Other more important matters drowned out the news that MSNBC canceled “Alan Keyes is Making Sense.” There’s been little talk of it. And why should there be? If you can’t post the ratings numbers you don’t get to play.
In today’s column, Howard Kurtz says: “Alan Keyes may be the most eloquent man on the planet, but since when has that counted for anything on television?” Without saying so specifically, Kurtz understands that television is about ratings, so television is about entertainment. That Alan Keyes can’t draw the numbers is a cultural shame. Not that I agree with Keyes on much of anything. Rather, I am enamored of his talent and his intellect. Both belong prominently displayed in the public sphere.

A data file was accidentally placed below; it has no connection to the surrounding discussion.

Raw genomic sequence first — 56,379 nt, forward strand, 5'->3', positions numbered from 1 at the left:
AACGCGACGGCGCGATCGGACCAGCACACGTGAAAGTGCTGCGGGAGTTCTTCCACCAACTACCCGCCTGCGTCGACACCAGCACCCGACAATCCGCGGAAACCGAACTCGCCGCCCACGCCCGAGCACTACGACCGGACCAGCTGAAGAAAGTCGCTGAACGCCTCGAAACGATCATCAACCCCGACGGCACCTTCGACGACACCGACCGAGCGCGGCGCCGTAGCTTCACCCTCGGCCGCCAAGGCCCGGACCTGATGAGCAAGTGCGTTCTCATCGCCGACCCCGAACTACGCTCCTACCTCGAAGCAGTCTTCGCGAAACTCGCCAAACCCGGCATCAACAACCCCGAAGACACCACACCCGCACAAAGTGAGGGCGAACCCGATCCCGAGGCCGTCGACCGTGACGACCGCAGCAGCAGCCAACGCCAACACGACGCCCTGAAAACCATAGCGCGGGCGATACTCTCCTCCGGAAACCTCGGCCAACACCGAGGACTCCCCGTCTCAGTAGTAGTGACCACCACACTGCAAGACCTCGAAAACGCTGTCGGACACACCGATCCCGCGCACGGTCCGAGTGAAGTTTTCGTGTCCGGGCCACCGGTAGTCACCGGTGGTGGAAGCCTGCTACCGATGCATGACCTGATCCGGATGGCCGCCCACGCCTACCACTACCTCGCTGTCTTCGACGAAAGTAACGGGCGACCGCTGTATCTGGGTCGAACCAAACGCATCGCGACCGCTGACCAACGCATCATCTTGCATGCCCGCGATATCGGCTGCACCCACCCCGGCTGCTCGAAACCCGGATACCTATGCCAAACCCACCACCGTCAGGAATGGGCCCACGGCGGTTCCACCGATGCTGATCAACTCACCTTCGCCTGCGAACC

I enjoyed the first weeks of the show. Keyes made an effort to bring complexity to the discussion of troubling issues. But, as I told my sophomore rhetoric class: “It can’t last; he’ll be forced into entertainment.” And for a political show, that means less discussion and more verbal fire-bombing. Kurtz said today that Keyes’ “always-intense orations were hard to watch.” Not at first they weren’t. Not before the show changed.
Our culture ignored Alan Keyes because we can no longer think past our eyes. Skilled and cogent oratory no longer registers with us. So MSNBC made Keyes entertaining and, in my opinion, helped him shed his dignity.